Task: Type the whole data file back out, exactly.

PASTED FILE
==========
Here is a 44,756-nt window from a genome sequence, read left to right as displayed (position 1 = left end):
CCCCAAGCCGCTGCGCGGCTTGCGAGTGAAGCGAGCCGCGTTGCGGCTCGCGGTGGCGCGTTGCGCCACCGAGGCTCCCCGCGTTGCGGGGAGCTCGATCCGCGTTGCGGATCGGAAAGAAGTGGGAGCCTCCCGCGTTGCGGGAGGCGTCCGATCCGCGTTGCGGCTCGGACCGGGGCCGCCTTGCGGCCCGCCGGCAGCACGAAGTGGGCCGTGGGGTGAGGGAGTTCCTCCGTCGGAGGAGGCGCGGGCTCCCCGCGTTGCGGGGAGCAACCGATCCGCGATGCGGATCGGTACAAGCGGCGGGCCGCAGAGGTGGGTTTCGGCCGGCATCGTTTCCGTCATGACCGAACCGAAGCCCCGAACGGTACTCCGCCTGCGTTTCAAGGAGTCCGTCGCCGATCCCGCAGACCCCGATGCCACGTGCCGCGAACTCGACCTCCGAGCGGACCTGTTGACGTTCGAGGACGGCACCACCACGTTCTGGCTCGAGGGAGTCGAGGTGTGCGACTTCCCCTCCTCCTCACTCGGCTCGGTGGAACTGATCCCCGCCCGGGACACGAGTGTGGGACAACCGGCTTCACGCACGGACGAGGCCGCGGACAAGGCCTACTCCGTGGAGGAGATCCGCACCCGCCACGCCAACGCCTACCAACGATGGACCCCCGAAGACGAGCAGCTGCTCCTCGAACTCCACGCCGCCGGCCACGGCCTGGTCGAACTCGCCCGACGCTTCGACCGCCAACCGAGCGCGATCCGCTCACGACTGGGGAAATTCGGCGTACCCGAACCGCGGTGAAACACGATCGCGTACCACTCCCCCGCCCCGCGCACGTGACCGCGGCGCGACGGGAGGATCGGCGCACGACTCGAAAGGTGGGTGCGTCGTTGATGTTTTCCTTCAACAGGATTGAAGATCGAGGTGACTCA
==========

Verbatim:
Here is a 44,756-nt window from a genome sequence, read left to right as displayed (position 1 = left end):
CCCCAAGCCGCTGCGCGGCTTGCGAGTGAAGCGAGCCGCGTTGCGGCTCGCGGTGGCGCGTTGCGCCACCGAGGCTCCCCGCGTTGCGGGGAGCTCGATCCGCGTTGCGGATCGGAAAGAAGTGGGAGCCTCCCGCGTTGCGGGAGGCGTCCGATCCGCGTTGCGGCTCGGACCGGGGCCGCCTTGCGGCCCGCCGGCAGCACGAAGTGGGCCGTGGGGTGAGGGAGTTCCTCCGTCGGAGGAGGCGCGGGCTCCCCGCGTTGCGGGGAGCAACCGATCCGCGATGCGGATCGGTACAAGCGGCGGGCCGCAGAGGTGGGTTTCGGCCGGCATCGTTTCCGTCATGACCGAACCGAAGCCCCGAACGGTACTCCGCCTGCGTTTCAAGGAGTCCGTCGCCGATCCCGCAGACCCCGATGCCACGTGCCGCGAACTCGACCTCCGAGCGGACCTGTTGACGTTCGAGGACGGCACCACCACGTTCTGGCTCGAGGGAGTCGAGGTGTGCGACTTCCCCTCCTCCTCACTCGGCTCGGTGGAACTGATCCCCGCCCGGGACACGAGTGTGGGACAACCGGCTTCACGCACGGACGAGGCCGCGGACAAGGCCTACTCCGTGGAGGAGATCCGCACCCGCCACGCCAACGCCTACCAACGATGGACCCCCGAAGACGAGCAGCTGCTCCTCGAACTCCACGCCGCCGGCCACGGCCTGGTCGAACTCGCCCGACGCTTCGACCGCCAACCGAGCGCGATCCGCTCACGACTGGGGAAATTCGGCGTACCCGAACCGCGGTGAAACACGATCGCGTACCACTCCCCCGCCCCGCGCACGTGACCGCGGCGCGACGGGAGGATCGGCGCACGACTCGAAAGGTGGGTGCGTCGTTGATGTTTTCCTTCAACAGGATTGAAGATCGAGGTGACTCA